Tonight at Brooklyn's 177 Livingston, Triple Canopy and Cabinet magazine are hosting "A Hearing on the Activities of the International Necronautical Society," where editors and audience members (as well as novelist Joshua Cohen and critic Christian Lorentzen) will debrief INS founder Tom McCarthy and Chief Philospher Simon Critchley on recent findings. What strides has the INS made toward their goal to "map, enter, colonise and, eventually, inhabit" death? McCarthy's new novel, C, is his most emphatic answer to the question yet.
Chuck Klosterman's essays are now available for the iTunes-like price of 99 cents each, which seems about right—Klosterman's best essays have always had the confectionary appeal of a great pop song.
The staff of Knopf looks dapper in their gold Sperry shoes and spiffy whale ties, worn in honor of the newly published book True Prep. We'd love to see the folks at powerHouse Books one-up them by donning threads inspired by the 1960s classic Take Ivy. Literary fashion buffs looking to guage the present moment need look no further than the bohemian sartorial elegance on display at last Saturday's launch party for the new Paris Review.
We are listlessly reading the Telegraph. We see a headline that must be a joke. We laugh. But it is real. Two British authors criticize the Man Booker Prize shortlist for having too many books written in the present tense.
Last night, The Rumpus's "Summer Shakedown" event at Brooklyn's Death by Audio space (which comedian Michael Showalter described as, if we remember correctly, a "blown-out former dentist's office,") was everything we told you it would be and more—but also a little bit less. We saw Neal Pollack read about his adventures in yoga and then do the "alligator" pose onstage. We saw Sara Marcus read from her new history of Riot Grrrl, Girls to the Front, and actually sing some of the passages. We saw Nick Flynn read a chapter from his memoir The Ticking is the Bomb about Rumpus honcho and emcee Stephen Elliott (which involved a dominatrix), and joke about the venue's very dusty fan that was precariously attached to the ceiling by very dusty bungee cords. And we witnessed an intense spoken-word performance by Corrina Bain. But we did not see Hilton Als, at least not before we left. It appeared, as far as we could tell, that he did not show up.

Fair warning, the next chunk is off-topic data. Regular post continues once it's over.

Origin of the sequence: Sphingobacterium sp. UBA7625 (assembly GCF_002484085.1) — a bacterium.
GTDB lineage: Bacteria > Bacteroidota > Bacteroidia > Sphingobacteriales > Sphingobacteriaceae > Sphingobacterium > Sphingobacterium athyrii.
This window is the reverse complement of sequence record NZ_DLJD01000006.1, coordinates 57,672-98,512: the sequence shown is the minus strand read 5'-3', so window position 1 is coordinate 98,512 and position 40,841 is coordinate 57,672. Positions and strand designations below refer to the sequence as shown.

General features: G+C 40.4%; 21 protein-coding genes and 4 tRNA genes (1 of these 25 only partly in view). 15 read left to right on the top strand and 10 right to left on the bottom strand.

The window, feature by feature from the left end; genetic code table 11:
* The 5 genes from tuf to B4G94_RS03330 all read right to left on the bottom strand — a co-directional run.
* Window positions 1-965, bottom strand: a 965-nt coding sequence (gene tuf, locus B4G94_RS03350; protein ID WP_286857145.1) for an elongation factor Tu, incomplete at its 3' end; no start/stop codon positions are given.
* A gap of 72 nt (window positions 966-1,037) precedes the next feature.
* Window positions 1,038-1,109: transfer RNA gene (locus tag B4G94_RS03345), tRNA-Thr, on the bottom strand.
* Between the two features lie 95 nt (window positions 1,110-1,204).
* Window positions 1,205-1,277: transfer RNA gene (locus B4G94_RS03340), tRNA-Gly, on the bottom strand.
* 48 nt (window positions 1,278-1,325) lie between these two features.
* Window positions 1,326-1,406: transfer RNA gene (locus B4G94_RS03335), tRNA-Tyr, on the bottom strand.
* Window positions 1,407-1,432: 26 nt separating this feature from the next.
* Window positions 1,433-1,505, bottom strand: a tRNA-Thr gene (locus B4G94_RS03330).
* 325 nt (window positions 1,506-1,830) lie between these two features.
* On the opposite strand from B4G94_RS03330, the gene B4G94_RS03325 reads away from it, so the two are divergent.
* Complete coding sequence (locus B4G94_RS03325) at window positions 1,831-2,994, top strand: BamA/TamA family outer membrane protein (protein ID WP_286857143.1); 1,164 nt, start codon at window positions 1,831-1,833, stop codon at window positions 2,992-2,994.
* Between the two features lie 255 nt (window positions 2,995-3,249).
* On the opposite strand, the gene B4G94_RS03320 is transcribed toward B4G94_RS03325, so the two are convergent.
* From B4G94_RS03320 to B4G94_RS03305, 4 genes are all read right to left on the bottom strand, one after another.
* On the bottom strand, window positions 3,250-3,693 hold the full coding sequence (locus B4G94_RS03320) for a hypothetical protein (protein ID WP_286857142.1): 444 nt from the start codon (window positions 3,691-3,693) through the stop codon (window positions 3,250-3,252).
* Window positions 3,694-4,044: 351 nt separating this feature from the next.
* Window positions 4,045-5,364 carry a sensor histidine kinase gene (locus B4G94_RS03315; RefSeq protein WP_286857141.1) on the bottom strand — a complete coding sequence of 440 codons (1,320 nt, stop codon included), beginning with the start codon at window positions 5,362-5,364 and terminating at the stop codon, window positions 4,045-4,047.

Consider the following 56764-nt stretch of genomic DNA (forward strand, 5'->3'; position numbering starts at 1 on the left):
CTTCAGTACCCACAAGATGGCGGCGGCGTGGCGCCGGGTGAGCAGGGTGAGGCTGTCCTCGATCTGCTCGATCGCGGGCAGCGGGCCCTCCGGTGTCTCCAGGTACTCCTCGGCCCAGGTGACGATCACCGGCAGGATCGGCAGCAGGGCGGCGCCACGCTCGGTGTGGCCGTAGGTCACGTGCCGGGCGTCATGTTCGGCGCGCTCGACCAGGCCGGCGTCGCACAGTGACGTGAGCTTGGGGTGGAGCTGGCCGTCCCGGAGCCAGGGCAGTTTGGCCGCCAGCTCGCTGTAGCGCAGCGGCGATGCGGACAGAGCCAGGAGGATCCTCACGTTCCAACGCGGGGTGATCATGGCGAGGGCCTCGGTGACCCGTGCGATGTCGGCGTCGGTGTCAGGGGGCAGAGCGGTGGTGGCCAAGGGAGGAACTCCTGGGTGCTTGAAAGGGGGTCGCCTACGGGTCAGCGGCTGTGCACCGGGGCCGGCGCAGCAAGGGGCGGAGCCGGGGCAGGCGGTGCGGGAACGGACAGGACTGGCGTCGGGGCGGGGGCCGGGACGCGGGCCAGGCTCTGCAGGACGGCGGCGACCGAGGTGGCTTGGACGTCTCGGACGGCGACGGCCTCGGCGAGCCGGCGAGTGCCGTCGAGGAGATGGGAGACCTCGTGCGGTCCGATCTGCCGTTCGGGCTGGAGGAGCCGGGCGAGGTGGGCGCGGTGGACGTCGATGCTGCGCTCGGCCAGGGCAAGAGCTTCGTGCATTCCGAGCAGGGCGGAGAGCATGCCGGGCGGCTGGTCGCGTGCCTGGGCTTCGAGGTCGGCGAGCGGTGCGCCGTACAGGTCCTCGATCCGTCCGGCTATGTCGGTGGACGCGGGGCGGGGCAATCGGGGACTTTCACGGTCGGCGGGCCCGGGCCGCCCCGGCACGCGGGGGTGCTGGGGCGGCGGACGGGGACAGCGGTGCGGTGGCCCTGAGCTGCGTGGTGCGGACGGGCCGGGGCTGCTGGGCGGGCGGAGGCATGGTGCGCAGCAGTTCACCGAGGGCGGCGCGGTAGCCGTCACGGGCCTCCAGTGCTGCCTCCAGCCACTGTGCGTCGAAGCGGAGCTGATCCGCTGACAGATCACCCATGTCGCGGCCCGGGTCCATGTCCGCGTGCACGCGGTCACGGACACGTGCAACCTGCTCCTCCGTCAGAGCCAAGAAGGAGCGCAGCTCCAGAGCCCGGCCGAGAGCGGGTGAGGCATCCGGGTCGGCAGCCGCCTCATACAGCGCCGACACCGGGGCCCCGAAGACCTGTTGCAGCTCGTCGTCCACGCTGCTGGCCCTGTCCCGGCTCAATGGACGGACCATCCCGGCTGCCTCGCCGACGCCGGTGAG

Sunday's Brooklyn Book Festival, photo by Carolyn Kellogg.
Pictures and video from this weekend's soggy Brooklyn Book Festival, and critic David L. Ulin on the fest's "moral mysteries." At one of the marquee events, John Ashbery chatted with Paul Auster about the poet's first job in New York, at the Brooklyn Public Library: "I did so miserably at that job and was so unhappy at it—though loving Brooklyn of course. I had to punch a time clock and almost every day it was red because I was staying out late in New York."